ENGLEWOOD, Colo. --Terrance Knighton knows the power of words when they come from a voice as prominent as his. When there's a microphone in front of him, he doesn't make idle pronouncements.
"It's a man's league and whatever you say, put your name to it," Knighton said. "Whatever you do, your name is going to be attached to it."
So the 2014 winner of the Darrent Williams Good Guy Award knew what he was doing when he made his statement after last Sunday's win about the Broncos winning the Super Bowl. And in the days that followed, he hasn't backed off.
"It's an overall consensus in the locker room," Knighton said. "Guys might not say it but we all feel the same way: Super Bowl or bust, really."
He knew what the consequences would be. He knew that if the Broncos' 2014 path winds back to Foxborough, Mass., he'll wear a target even larger than the numbers on the back of his jersey.
"He's a good football player and he's a dominant presence for us in the middle of our defense and he does take on that role of leadership and take it seriously," said Defensive Coordinator Jack Del Rio. "He wants to help his teammates, he wants to stand up for his teammates and he wants us to be as good as we can be. And having that kind of support is important."
The support goes both ways. Del Rio was Knighton's coach for three of his four seasons in Jacksonville. He mentored him, guided him, trusted him and taught the young defensive tackle accountability.
"Coach Del Rio always told me, since my rookie year, 'You're a grown man. If you want to say something, put your name by it.' And I put my name by it, and I probably could have said it a better way, or probably not let my emotions get caught up in it, but I meant what I said."
And Del Rio has no problem with it.
"Absolutely," Del Rio said. "He's a grown man. And I know that he believes the things that he talks about and as long as a man steps up, puts his name by it. I've got no problem with it."
Knighton's teammates, who elected him a team captain, have no issue, either. It doesn't mean they'll make the same kind of pronouncements: those types of statements aren't for everyone, for myriad reasons: youth, personality, the desire to provide nothing but respectful statements on the record toward opponents.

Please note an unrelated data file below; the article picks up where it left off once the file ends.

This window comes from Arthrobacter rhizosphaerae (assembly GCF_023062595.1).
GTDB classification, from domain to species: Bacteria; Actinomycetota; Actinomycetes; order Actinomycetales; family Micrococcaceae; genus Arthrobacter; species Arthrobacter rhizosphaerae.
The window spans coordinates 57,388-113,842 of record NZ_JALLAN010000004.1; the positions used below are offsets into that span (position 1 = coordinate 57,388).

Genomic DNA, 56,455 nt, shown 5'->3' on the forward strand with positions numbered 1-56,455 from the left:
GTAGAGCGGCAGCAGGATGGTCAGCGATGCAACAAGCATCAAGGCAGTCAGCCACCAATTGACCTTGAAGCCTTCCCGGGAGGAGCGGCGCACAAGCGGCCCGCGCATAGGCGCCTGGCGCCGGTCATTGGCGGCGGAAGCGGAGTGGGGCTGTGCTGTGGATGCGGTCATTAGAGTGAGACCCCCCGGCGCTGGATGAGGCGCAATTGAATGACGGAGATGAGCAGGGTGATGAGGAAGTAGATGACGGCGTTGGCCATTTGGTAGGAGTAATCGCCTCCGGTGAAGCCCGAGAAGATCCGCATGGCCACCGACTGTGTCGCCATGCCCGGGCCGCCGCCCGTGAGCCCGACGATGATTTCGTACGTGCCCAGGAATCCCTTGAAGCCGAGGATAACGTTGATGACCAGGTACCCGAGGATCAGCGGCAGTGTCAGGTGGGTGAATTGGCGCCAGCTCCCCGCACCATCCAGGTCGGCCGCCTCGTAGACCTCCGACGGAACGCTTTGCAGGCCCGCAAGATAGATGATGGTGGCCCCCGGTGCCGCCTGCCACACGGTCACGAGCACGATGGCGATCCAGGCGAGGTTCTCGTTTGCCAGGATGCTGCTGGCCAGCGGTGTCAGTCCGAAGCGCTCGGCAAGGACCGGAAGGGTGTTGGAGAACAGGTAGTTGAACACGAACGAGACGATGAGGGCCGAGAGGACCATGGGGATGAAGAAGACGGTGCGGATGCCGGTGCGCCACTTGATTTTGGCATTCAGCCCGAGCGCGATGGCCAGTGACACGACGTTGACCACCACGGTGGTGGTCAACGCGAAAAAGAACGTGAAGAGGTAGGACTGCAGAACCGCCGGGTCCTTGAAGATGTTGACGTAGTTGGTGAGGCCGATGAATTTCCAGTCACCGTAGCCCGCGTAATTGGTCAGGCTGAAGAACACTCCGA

But it doesn't mean they don't have the same confidence as Knighton.
"I'm pretty sure there's guys on the team that agree with me," he said. "I'm pretty sure there's guys who agree with me that won't say anything and probably don't want to get involved in being a headline or getting caught up in that.
"But I'm a vocal guy. I speak my mind. Obviously, that's why you guys (the media) talk to me."
Knighton speaks with candor and confidence. And with his words, he deflects the heat from others -- not unlike what he does as a defensive tackle, when he occupies multiple blockers to free others to make plays.
Of course, he wouldn't have said what he did if he didn't have the experience, the presence, and the gravitas of being the leader of a defense that is clearly among the league'e best.
"I believe that when players make guarantees, you have to be at a certain level to say that," he said. "And when you have a top-five offense and a top-five defense, and me being one of the main reasons why we have a top defense, shoot, I felt like I had the floor, and I could say it."
And the resonance of his statements the last few days is testament to the power of words -- and the power of a defensive tackle who will do everything possible to back them up.
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Terrance Knighton received the eighth-annual Darrent Williams Good Guy Award on Friday.